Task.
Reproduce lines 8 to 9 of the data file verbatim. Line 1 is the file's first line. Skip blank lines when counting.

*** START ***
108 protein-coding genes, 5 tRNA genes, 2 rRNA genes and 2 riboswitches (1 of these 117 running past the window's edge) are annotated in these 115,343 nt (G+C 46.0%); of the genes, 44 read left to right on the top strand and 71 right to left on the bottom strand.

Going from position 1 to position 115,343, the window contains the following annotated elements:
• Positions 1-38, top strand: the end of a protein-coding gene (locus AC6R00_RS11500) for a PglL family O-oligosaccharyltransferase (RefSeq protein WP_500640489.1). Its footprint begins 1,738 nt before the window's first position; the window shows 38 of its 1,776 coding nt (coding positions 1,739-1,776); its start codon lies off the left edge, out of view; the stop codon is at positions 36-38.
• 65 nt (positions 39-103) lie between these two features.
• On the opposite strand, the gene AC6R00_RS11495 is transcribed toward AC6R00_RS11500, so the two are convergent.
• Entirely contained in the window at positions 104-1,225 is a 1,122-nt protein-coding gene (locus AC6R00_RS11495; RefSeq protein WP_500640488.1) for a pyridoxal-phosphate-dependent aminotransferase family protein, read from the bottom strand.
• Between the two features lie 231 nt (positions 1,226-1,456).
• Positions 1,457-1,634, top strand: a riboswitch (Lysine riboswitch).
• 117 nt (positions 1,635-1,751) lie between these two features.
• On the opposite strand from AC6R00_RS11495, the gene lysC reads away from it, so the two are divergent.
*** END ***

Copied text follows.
• Positions 1,457-1,634, top strand: a riboswitch (Lysine riboswitch).
• 117 nt (positions 1,635-1,751) lie between these two features.